There is a cottage industry in conducting executive tours of Silicon Valley, and now increasingly San Francisco SOMA, to expose teams from other parts of the planet to what is admittedly a uniquely successful culture of innovation and wealth creation. I’m all for it up to a point. Where I part company from the herd is with the notion that global corporations have a chance in hell of playing the same game. They don’t. Here’s why.
To quote a hopefully soon-to-be would be candidate for president, Silicon Valley’s version of the innovation game is rigged! That is, it is specifically designed around a venture capital oriented ecosystem that is uniquely aligned to support investments in disruptive innovation. The limited partners who fund VCs want their money put into these high-risk, high-reward endeavors. The VCs that parcel out that money interview entrepreneurs to pick the best ideas, plans, and teams to prosecute a disruptive innovation. The ecosystem of service providers needed to support these fledgling enterprises is deeply experienced in navigating the economic gyrations brought on by the Technology Adoption Life Cycle. And when any individual joins one of these companies, he or she knows their sole mission in life is to bring the targeted disruptive innovation to scale as fast as possible, come hell or high water, Devil take the hindmost. Now, I ask you, where else in the world could you expect to find this kind of alignment?
Most companies in most economies in most places live by sustaining innovation, not disruption. Successful investments are typically medium-to-low risk with medium-to-high rewards. They do not involve going through a bet-the-company J-curve, that deep and harrowing financial trough from which only a fraction of traveler’s return. Financiers from traditional economies do not want the companies they invest in to take this route—they want steadier ROIs from more proven paths. The executive teams who run these companies developed their considerable expertise prosecuting opportunities of just this sort. The workforce’s who report in to them are not prepared to work crazy-long hours in pursuit of some visionary dream, nor do they want them to. They want them to show up, be present, do real work, and then go home and spend time with their families, loved ones, and significant others. That’s what economic stability is all about.
So, when a disruptive innovation does cross the chasm and breaches the defenses of one of their mainstream marketplaces, it should come to no one’s surprise that it is not being led by any currently successful established competitor. Frankly, such organizations all have better fish to fry. BUT, once a disruption has breached the mainstream market’s defenses and taken hold, then the game is dramatically changed. The old way is now under existential threat, the established ecosystem is no longer economically viable, and customers are looking to their traditional vendors to see if they can and will adopt the new playbook.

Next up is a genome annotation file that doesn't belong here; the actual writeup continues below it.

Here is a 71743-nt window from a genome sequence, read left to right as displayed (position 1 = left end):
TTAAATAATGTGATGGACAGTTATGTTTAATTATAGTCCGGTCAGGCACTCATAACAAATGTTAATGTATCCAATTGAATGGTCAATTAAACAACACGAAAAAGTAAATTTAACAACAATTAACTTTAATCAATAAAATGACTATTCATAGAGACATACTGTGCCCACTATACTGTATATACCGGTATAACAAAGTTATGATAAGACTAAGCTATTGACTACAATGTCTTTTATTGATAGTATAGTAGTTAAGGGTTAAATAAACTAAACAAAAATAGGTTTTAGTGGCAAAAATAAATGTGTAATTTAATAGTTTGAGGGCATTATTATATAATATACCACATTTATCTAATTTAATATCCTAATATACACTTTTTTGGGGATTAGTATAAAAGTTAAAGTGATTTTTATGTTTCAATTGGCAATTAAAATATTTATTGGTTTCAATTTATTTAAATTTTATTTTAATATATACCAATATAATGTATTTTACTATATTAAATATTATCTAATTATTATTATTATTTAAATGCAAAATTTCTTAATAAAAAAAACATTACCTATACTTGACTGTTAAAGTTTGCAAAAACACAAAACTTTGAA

Now, the good news here is that customers do not like to switch vendors. This means, if you and your ecosystem of partners can stand down from your old positions of power and take up the new modus operandi, then your prospects of defending your turf are actually quite good. You don’t have to introduce a disruptive new business model of your own to do this, but you do have to catch up—and smartly too! This means you have to incorporate enough of the new technology to modernize your operating model, to blunt the appeal of the disruptor by stealing a bit of their thunder. That is, your goal is not to differentiate in order to win new customers—that’s the disruptor’s playbook. They want the customers you have. Your goal instead is to neutralize the opposition’s appeal in order to keep your existing customers loyal to you. Differentiation and neutralization call for two very different playbooks. Silicon Valley is the master of the first. You need the second.
For that, you should look outside the Valley to a company like Microsoft, one that has spent the entire arc of its history protecting the extraordinary customer base it was gifted by the near-universal adoption of the IBM PC. Without exception its most successful products were born out of neutralization, not differentiation. That is, Windows neutralized the Macintosh OS, Windows NT neutralized Novell, Office neutralized WordPerfect, Lotus 1-2-3, and Persuasion, Outlook neutralized cc:Mail, SQL Server neutralized IBM DB2 and Oracle, and Internet Explorer neutralized Netscape Navigator. In every case, Microsoft was quick to clone just to get something vaguely competitive into the market asap, and then worked relentlessly first to bring its product up to speed and eventually to surpass the original disruptor. And all along the way, it leveraged its existing market position to bundle early offerings in for free, monetizing them downstream either on their own or by virtue of them sustaining the price premium of the suites they had been incorporated into.
By contrast, Silicon Valley companies that have found themselves under a comparable attack have often tried a different tack. They have sought to out-innovate the innovator, to leapfrog the freakin’ toad that just leapfrogged them! Yahoo wanted to out-innovate Google with social search. Sun and HP wanted to out-innovate Intel with Spark and PA-RISC. eBay wanted to out-innovate Amazon by buying Skype. But when the barbarians are at the gates, there is no time to invent a new weapon or experiment with an unproven one—you have to co-opt the one they are using against you.
So, yes, please do come to Silicon Valley and take away whatever lessons you can incorporate successfully into your current enterprise. Everyone needs to differentiate eventually. But you might extend your trip up to Redmond to learn a trick or two from the folks up there as well.
That’s what I think. What do you think?